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No Games Chicago Update
61 Days To Decision
Daily News

 
August 1, 2009
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The People Speak

I am vehemently opposed to the 2016 Olympics in Chicago. Previous Olympic events have demonstrated that, quite often, there are huge cost overruns that taxpayers have had to bear. I don't believe that the economic benefits (jobs, increased tourism), will offset these cost overruns. Chicagoans already know we have a world-class city. We don't need an Olympics (which must people won't be able to afford to attend), to prove we are a world-class city.

Shane Bichl
Chicago


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Open letter to the IOC:
"Why you don't want to give the Olympics to Chicago"


Dear Member of the International Olympic Committee:  

We continue to update you on the state of Chicago's finances. Like most of America, we are running extremely large deficits and have no sensible solution in sight to balance our budget. As life on the ground for our citizens gets worse, people are demanding accountability and new priorities from our city government.

Chicago Sun-Times

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Tax increases, spending cuts or layoffs possible to fill city's $520M budget gap

July 30, 2009 - FRAN SPIELMAN City Hall Reporter

Even after wringing concessions from organized labor and drying up a "rainy day" fund created by privatizing parking meters, Chicago has a $519.7 million budget shortfall in 2010 that can only be filled with tax increases and spending cuts.

"There are no obvious sources of revenue that have not already been tapped," said Civic Federation President Laurence Msall.

"You have to make very severe and structural cuts in the city's operating budget. City government is going to be forced to re-invent itself in the way it delivers services and eliminates services not critical. ... Police and fire have to be part of it."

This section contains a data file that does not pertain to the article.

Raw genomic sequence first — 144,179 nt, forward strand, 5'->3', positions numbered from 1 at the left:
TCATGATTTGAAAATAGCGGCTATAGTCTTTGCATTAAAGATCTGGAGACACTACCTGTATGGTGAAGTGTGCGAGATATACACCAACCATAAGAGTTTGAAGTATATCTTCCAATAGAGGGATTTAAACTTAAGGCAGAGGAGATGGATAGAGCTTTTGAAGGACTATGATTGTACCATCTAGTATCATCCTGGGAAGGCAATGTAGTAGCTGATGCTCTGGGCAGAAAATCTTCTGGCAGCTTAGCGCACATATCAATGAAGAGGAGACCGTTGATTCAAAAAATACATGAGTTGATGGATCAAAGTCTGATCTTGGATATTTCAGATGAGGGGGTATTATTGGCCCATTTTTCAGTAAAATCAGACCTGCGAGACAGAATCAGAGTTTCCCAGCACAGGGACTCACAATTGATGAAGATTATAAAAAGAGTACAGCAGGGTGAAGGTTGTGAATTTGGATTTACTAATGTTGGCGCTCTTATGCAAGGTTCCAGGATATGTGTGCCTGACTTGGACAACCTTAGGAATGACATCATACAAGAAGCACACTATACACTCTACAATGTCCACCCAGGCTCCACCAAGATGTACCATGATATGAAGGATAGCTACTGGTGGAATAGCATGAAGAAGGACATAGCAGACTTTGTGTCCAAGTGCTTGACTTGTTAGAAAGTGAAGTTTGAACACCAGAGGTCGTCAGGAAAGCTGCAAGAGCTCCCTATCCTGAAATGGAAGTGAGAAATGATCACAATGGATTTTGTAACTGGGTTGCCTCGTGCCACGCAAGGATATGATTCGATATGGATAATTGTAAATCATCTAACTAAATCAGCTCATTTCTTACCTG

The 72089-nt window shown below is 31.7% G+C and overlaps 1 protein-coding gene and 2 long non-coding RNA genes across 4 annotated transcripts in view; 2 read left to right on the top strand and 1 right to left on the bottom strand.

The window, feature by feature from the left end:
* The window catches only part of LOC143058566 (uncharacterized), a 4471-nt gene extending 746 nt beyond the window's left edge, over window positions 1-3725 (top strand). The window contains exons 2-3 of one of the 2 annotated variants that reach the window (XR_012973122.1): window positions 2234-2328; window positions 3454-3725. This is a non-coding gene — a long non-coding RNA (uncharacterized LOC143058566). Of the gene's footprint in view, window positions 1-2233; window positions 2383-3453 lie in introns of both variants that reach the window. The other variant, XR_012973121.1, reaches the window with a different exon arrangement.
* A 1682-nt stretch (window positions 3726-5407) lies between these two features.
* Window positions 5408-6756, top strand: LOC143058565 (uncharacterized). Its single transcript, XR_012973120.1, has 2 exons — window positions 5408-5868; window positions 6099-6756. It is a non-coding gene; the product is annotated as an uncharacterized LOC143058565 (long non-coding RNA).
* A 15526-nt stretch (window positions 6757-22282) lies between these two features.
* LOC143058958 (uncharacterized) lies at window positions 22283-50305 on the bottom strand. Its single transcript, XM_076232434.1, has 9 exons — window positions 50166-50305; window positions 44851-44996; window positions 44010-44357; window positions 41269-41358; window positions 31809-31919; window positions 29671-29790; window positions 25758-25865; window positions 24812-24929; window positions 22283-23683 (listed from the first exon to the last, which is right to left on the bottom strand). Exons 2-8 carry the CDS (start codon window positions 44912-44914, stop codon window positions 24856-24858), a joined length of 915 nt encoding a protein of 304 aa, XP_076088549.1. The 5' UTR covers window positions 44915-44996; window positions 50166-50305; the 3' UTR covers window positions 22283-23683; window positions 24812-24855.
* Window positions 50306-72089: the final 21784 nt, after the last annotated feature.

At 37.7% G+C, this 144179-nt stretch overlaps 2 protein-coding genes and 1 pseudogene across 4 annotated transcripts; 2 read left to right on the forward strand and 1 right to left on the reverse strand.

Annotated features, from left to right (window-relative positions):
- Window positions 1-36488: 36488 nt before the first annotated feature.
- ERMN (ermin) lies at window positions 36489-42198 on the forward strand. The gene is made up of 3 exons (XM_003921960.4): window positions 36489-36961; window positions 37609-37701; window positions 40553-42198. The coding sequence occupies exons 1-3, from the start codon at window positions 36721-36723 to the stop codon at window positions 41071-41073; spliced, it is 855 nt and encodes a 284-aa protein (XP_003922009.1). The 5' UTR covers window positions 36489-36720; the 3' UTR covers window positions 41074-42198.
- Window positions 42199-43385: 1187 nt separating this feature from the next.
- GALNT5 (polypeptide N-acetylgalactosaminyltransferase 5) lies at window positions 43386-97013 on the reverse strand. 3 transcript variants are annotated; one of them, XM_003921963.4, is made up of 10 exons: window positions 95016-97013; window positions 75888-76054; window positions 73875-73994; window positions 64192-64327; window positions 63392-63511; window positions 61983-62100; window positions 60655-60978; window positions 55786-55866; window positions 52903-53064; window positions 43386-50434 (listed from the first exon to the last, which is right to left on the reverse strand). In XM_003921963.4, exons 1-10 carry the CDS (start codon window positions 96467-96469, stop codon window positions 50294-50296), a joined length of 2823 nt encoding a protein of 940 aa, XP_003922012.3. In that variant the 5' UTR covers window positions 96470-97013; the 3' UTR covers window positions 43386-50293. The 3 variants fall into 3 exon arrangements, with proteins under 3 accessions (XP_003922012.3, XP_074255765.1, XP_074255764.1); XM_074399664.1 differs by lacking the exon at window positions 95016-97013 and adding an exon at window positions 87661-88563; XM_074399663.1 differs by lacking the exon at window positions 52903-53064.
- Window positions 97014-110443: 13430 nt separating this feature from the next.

The shortfall in the city's $6.2 billion preliminary 2010 budget is the highest in recent memory -- even after Mayor Daley ordered 431 layoffs from two recalcitrant unions and cut a two-year deal with organized labor that averted the need for nearly 1,100 other firings.

The gaping budget gap caused by declining revenues would have been bigger without the "rainy day fund" created with proceeds from the 75-year, $1.15 billion lease that privatized Chicago parking meters.
The preliminary budget assumes that $268.7 million of that money will be used to wipe out this year's budget shortfall and that the remaining $51.3 million will be exhausted in 2010.

The outlook for taxpayers is bleak. They'll either face higher taxes, dramatically reduced services or both.
Chief Financial Officer Gene Saffold said nothing is ruled out. But, the mayor has instructed his staff to avoid a property tax increase at all costs.

"We understand people are hurting out there. ... The last thing we want to do ... is to further burden the citizens of Chicago. That's why that is a last resort -- the last thing that we'll turn to," he said.

The sky-high budget gap comes as the city has asked an independent arbitrator to dictate a new contract with Chicago Police officers after more than two years of nowhere bargaining.

Fraternal Order of Police President Mark Donahue accused the city of crying poor-mouth with a purpose.

"Traditionally, initial budget shortfalls are inflated. ... It wouldn't surprise me that these inflated numbers are being established to sway an arbitration decision," Donahue said.

Ald. Tom Allen (38th) added, "People are getting tired of hearing that the sky is falling. There are some signs already that the economy is leveling off."
Saffold countered, "These are real numbers. ... There's no smoke and mirrors here."

If Daley's numbers turn out to be solid, it could jeopardize the city's ability to fill 509 police vacancies and to replace as many as 874 additional officers over the next four years who could be lured into retirement by the city's offer to extend health benefits at age 55 to officers and their dependents.
That's especially true now that Chicago has received only enough federal stimulus funds to hire 50 officers, down from the 400 officers the city had hoped to hire.

Donahue acknowledged that he is concerned about a continued slowdown in police hiring.

But, he said, "They recognize the savings between the salaries of potential retirees and new hires. And they assured us their intent was to fill those vacancies."